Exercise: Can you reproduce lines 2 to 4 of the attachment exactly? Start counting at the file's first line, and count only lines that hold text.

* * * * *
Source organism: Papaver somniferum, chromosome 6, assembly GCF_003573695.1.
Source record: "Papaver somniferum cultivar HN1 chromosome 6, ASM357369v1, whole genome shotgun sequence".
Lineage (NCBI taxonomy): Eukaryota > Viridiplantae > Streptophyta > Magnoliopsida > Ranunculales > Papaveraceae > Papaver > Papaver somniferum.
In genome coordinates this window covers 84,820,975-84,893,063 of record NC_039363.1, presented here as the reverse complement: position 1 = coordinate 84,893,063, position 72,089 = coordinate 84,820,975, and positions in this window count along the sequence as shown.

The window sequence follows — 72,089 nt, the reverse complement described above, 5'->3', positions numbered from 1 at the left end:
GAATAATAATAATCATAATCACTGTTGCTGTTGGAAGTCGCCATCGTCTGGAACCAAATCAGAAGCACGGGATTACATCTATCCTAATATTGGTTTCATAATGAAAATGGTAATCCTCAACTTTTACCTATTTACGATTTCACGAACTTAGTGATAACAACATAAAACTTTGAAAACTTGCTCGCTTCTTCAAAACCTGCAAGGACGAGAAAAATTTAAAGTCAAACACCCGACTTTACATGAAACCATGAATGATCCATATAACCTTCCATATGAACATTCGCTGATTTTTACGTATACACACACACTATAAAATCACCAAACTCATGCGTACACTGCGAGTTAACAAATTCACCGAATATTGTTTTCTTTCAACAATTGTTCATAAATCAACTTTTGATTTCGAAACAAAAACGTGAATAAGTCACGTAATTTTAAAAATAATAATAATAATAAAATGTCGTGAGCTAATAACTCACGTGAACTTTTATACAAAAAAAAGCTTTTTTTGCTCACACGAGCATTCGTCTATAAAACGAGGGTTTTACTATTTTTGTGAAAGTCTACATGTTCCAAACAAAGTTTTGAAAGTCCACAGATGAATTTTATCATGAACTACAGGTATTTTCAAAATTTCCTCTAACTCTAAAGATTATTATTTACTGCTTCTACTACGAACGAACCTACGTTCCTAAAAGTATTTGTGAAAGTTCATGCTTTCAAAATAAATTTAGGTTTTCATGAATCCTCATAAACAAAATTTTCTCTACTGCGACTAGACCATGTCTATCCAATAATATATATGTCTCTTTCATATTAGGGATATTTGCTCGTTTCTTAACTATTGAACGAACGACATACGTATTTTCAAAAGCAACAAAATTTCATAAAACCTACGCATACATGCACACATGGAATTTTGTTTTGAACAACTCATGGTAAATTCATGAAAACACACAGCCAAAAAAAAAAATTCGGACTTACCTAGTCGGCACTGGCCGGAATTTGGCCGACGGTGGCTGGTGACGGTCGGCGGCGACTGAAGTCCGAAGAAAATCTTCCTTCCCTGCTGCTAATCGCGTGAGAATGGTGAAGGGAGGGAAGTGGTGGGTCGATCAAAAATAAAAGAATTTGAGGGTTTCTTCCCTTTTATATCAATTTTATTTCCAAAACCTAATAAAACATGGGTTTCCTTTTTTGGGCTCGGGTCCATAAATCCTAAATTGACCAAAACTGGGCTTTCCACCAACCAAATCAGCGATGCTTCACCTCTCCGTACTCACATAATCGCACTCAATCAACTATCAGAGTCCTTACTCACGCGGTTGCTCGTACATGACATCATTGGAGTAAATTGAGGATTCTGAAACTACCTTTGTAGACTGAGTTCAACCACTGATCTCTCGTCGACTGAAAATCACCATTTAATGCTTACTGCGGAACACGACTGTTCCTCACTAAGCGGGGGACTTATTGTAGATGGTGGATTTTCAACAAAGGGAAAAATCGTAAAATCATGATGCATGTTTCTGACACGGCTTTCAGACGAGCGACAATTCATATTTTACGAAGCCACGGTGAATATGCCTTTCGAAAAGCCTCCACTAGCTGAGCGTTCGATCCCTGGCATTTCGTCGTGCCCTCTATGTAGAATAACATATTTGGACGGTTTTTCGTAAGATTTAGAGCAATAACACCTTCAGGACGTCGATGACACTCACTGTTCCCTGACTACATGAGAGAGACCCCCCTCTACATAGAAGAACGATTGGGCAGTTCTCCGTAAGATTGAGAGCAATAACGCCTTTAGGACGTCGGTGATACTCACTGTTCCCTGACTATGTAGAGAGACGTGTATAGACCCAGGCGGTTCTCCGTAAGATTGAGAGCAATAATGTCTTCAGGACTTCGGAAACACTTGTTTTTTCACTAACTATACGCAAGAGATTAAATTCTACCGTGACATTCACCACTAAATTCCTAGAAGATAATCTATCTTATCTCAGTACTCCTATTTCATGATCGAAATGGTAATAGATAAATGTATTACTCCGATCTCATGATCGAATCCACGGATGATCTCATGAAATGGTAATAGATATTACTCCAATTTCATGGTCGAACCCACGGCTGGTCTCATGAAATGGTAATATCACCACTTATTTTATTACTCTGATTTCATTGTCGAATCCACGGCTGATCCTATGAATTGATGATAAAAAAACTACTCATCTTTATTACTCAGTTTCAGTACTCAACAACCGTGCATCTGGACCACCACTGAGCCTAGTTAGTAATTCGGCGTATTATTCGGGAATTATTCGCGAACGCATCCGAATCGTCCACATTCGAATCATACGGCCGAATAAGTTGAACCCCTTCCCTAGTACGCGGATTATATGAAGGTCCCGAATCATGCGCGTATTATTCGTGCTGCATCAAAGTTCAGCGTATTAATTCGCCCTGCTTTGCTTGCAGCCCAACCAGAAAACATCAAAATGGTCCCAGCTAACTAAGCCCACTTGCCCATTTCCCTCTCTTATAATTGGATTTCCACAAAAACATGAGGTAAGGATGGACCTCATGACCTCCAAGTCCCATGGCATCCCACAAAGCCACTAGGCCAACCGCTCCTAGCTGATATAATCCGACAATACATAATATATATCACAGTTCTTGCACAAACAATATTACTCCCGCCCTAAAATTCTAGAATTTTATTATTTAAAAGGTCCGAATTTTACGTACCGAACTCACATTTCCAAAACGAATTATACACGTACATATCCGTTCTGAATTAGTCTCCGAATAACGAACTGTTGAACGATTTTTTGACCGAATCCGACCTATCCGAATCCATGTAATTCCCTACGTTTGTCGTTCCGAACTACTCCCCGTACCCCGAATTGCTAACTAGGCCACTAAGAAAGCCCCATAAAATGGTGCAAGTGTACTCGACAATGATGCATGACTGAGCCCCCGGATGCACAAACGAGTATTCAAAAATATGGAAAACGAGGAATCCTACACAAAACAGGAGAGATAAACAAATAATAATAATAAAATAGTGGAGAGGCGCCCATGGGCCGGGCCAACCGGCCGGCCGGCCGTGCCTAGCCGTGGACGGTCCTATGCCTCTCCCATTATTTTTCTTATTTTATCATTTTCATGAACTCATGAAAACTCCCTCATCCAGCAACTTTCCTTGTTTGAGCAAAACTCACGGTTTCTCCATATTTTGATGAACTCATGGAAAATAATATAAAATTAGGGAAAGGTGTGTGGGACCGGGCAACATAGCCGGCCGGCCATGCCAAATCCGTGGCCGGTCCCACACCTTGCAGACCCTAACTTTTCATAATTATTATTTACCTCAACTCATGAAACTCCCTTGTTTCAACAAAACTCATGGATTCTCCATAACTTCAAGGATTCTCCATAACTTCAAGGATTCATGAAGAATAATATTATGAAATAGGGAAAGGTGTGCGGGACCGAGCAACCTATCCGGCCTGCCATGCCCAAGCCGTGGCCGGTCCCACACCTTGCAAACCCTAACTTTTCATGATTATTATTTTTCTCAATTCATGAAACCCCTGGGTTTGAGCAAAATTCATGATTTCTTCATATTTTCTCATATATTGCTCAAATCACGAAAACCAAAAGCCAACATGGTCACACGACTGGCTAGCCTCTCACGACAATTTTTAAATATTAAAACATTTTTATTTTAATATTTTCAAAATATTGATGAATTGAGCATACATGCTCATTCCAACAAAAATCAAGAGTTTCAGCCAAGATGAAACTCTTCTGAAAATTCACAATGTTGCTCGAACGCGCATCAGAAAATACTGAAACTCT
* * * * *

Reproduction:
Source record: "Papaver somniferum cultivar HN1 chromosome 6, ASM357369v1, whole genome shotgun sequence".
Lineage (NCBI taxonomy): Eukaryota > Viridiplantae > Streptophyta > Magnoliopsida > Ranunculales > Papaveraceae > Papaver > Papaver somniferum.
In genome coordinates this window covers 84,820,975-84,893,063 of record NC_039363.1, presented here as the reverse complement: position 1 = coordinate 84,893,063, position 72,089 = coordinate 84,820,975, and positions in this window count along the sequence as shown.